Like many people, I love to learn. It is not surprising that Learning is one of the 33 core behaviors measured with our assessment tools here at The Devine Group. In fact, it’s fascinating to see how organizations consider learning in their discussions of how a candidate might fit a particular role. In our world, the learning behavior is a measure of both:
- Interest in advancing knowledge, skills and abilities, and
- Determining which style of learning is most effective for an individual.
Much research has been done on how to understand learning styles, and this research can certainly help organizations design their training programs. However, the ability to understand learning styles is a skill that is just as important for working effectively with others on a day-to-day basis as it is for training.
Turnover statistics for new employees in the first 12-18 months often run as high as 50 percent! One reason for this is that new employees feel frustrated about learning so many new things at once. Unfortunately, there is a lot of focus on “what” to teach a new employee and not enough emphasis on “how” to teach it. There are many routes to getting new employees up to speed and they all vary by the individual. Some people learn best by doing, while others prefer to study written manuals. Sequential learners need to attain job responsibilities in a logical and orderly fashion. Still, others require an understanding of the “why” behind things in order to truly understand their role and accept responsibility. Therefore, it is to the advantage of organizational leaders to customize learning approaches to each individual.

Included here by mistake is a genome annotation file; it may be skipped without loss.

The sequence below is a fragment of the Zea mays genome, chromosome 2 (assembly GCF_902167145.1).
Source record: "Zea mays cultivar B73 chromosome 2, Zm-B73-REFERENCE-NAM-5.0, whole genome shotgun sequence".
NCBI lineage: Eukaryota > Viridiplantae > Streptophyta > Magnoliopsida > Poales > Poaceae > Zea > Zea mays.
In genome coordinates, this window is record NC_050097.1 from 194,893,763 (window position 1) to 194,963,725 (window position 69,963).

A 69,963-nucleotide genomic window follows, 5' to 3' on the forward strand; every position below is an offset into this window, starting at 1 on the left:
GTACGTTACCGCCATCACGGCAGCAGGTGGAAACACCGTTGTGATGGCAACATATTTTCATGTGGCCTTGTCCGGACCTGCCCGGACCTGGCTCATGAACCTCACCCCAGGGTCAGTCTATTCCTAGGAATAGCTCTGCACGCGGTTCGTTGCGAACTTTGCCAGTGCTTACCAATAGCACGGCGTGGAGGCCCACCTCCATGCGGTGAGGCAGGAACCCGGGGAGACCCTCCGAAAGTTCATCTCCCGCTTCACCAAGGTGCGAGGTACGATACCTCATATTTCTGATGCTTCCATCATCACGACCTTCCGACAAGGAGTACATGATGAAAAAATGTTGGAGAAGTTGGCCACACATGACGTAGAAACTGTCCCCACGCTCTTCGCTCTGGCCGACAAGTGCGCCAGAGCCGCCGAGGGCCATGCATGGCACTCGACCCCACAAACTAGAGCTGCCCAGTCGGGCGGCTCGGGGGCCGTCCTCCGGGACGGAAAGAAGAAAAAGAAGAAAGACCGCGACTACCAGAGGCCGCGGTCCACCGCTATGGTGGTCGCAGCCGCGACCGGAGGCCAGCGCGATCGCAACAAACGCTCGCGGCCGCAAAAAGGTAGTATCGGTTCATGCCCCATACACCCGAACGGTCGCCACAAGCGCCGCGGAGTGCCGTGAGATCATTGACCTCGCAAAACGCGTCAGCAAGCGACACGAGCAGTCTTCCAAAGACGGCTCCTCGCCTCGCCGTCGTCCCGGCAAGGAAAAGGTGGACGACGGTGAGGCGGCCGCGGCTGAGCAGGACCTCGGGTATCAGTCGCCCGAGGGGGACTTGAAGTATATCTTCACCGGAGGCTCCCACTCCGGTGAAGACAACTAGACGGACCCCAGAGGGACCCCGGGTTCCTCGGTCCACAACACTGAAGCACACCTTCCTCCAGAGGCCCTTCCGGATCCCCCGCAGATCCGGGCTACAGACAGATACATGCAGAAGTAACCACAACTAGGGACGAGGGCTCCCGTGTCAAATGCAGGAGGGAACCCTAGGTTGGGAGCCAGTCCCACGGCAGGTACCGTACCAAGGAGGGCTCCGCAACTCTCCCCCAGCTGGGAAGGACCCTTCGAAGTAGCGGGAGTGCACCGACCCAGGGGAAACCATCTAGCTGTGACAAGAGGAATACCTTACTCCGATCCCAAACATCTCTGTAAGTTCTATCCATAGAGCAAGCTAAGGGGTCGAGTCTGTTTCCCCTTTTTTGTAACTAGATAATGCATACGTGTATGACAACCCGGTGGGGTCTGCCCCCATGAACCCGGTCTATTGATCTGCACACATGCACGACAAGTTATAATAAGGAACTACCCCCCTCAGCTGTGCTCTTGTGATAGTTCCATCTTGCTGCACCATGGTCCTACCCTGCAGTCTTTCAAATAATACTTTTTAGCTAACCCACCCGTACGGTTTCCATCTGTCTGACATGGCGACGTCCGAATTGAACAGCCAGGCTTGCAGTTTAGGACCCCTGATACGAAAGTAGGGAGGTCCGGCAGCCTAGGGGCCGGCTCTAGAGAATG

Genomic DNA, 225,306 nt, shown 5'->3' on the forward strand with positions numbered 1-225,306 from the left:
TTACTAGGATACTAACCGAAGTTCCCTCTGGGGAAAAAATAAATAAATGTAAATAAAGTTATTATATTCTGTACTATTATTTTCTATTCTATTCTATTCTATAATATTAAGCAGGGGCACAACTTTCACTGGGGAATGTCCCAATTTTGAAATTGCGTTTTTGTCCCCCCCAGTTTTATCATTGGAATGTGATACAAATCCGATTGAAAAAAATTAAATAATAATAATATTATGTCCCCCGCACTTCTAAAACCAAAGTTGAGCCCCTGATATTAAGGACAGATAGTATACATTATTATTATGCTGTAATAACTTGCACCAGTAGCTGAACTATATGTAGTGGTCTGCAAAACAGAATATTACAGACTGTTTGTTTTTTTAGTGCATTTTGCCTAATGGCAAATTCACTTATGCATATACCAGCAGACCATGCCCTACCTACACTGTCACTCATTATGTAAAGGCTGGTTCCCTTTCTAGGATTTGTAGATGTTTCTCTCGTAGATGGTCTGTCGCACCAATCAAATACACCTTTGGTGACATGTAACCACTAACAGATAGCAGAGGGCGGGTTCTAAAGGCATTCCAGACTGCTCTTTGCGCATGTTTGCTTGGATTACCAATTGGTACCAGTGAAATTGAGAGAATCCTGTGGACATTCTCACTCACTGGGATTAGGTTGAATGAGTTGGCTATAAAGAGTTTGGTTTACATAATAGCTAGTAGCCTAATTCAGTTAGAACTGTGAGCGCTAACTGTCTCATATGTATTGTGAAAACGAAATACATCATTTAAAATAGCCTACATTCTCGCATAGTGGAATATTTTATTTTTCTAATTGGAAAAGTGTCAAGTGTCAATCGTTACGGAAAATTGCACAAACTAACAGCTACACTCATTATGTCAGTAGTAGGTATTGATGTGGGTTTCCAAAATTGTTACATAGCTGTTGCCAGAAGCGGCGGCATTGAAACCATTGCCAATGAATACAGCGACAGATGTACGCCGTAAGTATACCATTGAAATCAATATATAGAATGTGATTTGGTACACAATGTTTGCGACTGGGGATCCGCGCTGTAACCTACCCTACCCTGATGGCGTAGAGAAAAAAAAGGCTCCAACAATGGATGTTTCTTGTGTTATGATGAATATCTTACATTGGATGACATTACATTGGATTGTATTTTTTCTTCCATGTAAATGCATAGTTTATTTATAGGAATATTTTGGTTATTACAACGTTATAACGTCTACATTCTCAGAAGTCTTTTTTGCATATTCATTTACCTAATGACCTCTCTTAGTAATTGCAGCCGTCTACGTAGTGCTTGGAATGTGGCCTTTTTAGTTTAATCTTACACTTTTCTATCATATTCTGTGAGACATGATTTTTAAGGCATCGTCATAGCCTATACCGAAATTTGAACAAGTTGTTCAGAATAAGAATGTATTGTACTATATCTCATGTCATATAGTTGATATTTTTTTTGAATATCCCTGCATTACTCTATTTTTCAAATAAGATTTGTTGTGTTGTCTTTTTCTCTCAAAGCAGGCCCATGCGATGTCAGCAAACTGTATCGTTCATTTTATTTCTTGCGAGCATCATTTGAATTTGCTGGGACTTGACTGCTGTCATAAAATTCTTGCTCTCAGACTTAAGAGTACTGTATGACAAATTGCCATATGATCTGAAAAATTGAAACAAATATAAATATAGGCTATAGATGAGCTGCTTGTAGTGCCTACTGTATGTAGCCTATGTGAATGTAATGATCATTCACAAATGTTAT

When building teams, there is often a large focus on personality styles and skills, with little focus on how various learning styles and approaches may impact the way a team operates. For example, think about the dimension of Active Learners vs. Reflective Learners. The former will usually take on a task quickly and learn by “doing” while a reflective learner may need to study and spend some time processing the information before jumping into something new. Some leaders might get the impression that a reflective team member is slow or resistant to take on new tasks, when it really may just be that that person needs to absorb the information and opportunity before committing.
Understanding how your mentees best learn is a great tool for building effective working relationships and productive employees. Think about your groups. Do you have a mix of visual and verbal learners? If so, you need to vary the way you communicate. How are you presenting information to your team? Mixing in charts, diagrams, videos or other visual materials may help employees absorb and retain what you’re sharing.
Also remember that your preferred communication style may not be best suited for those who work for you. It is worth taking time to understand your own learning style as well as the styles of those you work with, then consider whether adjustments need to be made.
Educating yourself about different learning styles can be enlightening and enjoyable. It can even be done in the form of a team-building exercise within your groups. Some of my favorite research and work in this area comes from Richard Felder and Barbara Soloman of North Carolina State University. They have developed an online tool that will help you and your employees discover your different learning styles. You can click here to get started.
If you’re curious about discovering learning styles and abilities of your teams, shoot us a message here! Happy learning!